Hasik Analytic LLC
Inevitable Restructuring
Shipbuilding and Repair Twenty Years After the Cold War
Defense-Industrial Res...
most notably, I have made no reference to those aforementioned commercial ship repair
facilities that service the Navy. Th...
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Inevitable Restructuring Shipbuilding and Repair Twenty Years After the Cold War

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My single chart showing a simplified history of the US Navyʼs capital structure. In the twenty years after the end of the Cold War, the fleet shrank from 570 to 284 ships, though tonnage held up somewhat better, as the supercarrier fleet shrank from just fifteen to eleven. The Navyʼs portfolio of federal shipyards shrank through the BRAC process from eight to four, though a large contingent of commercial shipyards continued supplying roughly half its repair needs. But the number of shipyards building ships for the Navy declined from seven to six, then rose later to eight, and only now appears poised to shrink back to seven.

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Inevitable Restructuring Shipbuilding and Repair Twenty Years After the Cold War

  1. 1. Hasik Analytic LLC Inevitable Restructuring Shipbuilding and Repair Twenty Years After the Cold War Defense-Industrial Research Memorandum #2011-10, 7 October 2011 A VERY BRIEF INDUSTRIAL HISTORY OF THE POST-COLD WAR NAVY Call my chart below a simplified history of the US Navyʼs capital structure. In the twenty years after the end of the Cold War, the fleet shrank from 570 to 284 ships, though tonnage held up somewhat better, as the supercarrier fleet shrank from just fifteen to eleven. The Navyʼs portfolio of federal shipyards shrank through the BRAC process from eight to four, though a large contingent of commercial shipyards continued supplying roughly half its repair needs. But the number of shipyards building ships for the Navy declined from seven to six, then rose later to eight, and only now appears poised to shrink back to seven. US Navy Fleet Strength and Industrial Restructuring, 1990–2010 My chart is admittedly simplified. I have not shown any demand for military ships from the US Coast Guard or the US Army, I have not included the USCGʼs shipyard at Hawkins Point, and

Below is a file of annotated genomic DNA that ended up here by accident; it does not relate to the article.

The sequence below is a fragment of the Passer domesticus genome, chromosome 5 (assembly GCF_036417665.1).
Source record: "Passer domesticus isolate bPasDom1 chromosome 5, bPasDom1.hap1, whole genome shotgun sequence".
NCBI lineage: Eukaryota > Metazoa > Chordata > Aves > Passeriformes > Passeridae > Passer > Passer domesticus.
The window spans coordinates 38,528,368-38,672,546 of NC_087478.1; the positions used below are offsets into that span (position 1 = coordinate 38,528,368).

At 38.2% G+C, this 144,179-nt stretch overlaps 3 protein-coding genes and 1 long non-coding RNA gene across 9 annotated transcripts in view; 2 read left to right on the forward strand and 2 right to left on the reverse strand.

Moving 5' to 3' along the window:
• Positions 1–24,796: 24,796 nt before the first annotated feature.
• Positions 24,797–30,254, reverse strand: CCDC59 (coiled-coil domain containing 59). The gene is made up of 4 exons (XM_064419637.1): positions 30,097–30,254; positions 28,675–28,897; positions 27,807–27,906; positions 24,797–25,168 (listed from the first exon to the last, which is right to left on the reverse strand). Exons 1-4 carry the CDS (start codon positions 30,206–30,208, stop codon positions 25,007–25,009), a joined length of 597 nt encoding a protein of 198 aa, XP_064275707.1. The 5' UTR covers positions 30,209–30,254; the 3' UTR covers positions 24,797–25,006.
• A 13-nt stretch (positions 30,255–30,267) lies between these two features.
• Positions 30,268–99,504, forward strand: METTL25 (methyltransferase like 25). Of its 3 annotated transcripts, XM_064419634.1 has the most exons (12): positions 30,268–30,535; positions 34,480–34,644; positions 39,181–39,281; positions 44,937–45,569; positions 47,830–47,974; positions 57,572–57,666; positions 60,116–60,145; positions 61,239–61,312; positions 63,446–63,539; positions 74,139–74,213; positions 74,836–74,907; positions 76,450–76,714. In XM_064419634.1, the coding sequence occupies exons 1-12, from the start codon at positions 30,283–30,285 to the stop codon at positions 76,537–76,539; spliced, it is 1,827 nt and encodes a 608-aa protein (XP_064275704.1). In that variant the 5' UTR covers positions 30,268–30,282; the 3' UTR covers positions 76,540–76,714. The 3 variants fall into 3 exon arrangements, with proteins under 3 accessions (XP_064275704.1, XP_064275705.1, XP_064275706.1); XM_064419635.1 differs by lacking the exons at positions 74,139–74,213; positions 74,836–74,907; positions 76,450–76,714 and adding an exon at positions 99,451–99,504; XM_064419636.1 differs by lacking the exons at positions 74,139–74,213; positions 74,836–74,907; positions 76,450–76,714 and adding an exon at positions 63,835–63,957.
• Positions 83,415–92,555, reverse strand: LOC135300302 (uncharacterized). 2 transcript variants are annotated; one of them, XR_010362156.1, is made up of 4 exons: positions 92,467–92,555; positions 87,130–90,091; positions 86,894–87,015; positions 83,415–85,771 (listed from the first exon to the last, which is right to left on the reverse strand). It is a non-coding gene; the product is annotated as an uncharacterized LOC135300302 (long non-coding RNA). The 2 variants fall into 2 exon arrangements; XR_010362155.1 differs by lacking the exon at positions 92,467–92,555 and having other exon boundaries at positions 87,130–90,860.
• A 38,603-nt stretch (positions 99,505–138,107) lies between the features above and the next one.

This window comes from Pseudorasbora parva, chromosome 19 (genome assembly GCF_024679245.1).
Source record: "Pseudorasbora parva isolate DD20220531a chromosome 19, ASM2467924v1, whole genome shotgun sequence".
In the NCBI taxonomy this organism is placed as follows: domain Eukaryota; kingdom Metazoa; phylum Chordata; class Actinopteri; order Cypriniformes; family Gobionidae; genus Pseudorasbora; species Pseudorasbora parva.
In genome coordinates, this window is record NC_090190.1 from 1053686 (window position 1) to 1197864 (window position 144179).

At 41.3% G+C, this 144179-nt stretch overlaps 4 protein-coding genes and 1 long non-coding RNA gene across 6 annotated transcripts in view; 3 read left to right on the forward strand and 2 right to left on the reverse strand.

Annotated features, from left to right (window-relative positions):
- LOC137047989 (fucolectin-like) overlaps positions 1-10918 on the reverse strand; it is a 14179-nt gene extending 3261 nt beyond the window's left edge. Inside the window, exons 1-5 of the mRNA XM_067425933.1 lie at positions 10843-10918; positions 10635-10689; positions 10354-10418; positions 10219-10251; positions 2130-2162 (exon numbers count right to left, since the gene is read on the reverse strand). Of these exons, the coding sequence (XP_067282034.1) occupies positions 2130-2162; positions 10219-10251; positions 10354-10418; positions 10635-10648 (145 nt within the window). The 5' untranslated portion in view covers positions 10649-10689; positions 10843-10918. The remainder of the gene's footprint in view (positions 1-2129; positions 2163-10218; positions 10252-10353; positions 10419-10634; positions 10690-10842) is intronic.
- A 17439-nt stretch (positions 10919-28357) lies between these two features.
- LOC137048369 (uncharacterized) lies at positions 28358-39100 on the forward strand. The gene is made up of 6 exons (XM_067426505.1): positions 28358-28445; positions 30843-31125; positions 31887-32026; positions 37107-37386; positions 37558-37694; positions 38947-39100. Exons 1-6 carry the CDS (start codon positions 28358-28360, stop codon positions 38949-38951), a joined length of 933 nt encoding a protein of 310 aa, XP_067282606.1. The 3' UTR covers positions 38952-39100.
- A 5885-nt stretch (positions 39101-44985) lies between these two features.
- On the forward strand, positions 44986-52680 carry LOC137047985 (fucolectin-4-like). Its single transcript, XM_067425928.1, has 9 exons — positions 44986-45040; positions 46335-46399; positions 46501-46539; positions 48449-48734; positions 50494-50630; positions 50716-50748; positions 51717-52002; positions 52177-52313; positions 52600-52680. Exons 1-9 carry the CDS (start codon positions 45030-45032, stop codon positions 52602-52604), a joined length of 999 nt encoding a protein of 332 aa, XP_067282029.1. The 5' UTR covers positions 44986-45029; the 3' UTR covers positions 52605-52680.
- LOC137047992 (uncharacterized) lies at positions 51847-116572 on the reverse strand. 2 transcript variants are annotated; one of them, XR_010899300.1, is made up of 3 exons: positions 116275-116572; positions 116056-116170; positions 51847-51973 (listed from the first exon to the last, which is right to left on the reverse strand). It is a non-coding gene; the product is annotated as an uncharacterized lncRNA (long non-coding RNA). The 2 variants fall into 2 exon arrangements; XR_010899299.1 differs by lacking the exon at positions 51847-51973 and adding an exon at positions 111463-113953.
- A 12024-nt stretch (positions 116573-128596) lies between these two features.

2. 2. most notably, I have made no reference to those aforementioned commercial ship repair facilities that service the Navy. The fate of these has broadly followed the Navyʼs basing plans— Charleston once had a thriving business, but now somewhat less so. But the bulk of domestic demand (from the Navy) and the bulk of that supply is shown clearly: the fleet that needs to be sustained has dropped by half, but capacity was, at best, initially trimmed, then actually added to. The pending closure (in 2013) of HIIʼs Avondale yard will reduce capacity, but after years of quality problems, that was the easy kill. The game is not over. SOME BRIEF THOUGHTS ABOUT THE INEVITABLE INDUSTRIAL RESTRUCTURING Without thinking about the particulars of what Austal and Marinette have been trying to accomplish, this recent entry into an overall shrinking market seems remarkable. Actually thinking about it suggests some nuance. After all, in the long run, there is a small and discrete set of possibilities for the evolution of demand. My list is not quite MECE, but I offer it with some very rough and preliminary judgments of probability. I can foresee that the Navy may 1. resume buying a lot of all kinds of ships (highly unlikely) 2. defend the supercarrier fleet as its perceived raison dʼêtre (possible) 3. relatively favor small surface ships to bolster fleet size (possible) 4. relatively favor large surface ships for oceanic defense against missiles and subs (possible) 5. relatively favor amphibious ships for humanitarian and expeditionary purposes (unlikely) 6. relatively favor nuclear submarines as a sea denial force in the Pacific (possible) With that list in mind, I can paraphrase the situation as a frustrated job-seeker once did: this aggression will not stand. If the Navy pursues option (3), it is quite likely that Austalʼs entry and Marinetteʼs reentry will together succeed in knocking one of the remaining larger five yards out of business. If the Navy pursues option (4) or (5), one or both of those recent entrants could eventually exit itself. Other options portend more complicated outcomes. Those competitive interactions are indeed complicated, and I will cover them next week in a brief discussion of the game theory that lies behind this market today. James Hasik • +1-512-299-1269 • www.hasikanalytic.com THE USUAL BOILERPLATE—This memorandum is for private circulation and distribution, and is provided for information only. Hasik Analytic LLC makes every effort to use reliable, comprehensive information, but does not represent and cannot warrant that it is necessarily accurate or complete. The views in this publication are those of Hasik Analytic LLC and are subject to change without notice. At the same time, Hasik Analytic LLC undertakes no obligation to update its opinions or the information in this publication. Neither Hasik Analytic LLC nor any respective officers, employees, or affiliates accepts any liability whatsoever for any direct or consequential loss arising from any use of this publication or its contents. Analysts may own securities of the issuers discussed herein. © Copyright Hasik Analytic LLC 2011, all rights reserved. No part of this publication may be reproduced, sold, or redistributed without the prior permission of Hasik Analytic LLC. Defense-Industrial Research Memorandum 2011-10 Hasik Analytic LLC page 2 of 2 7 October 2011

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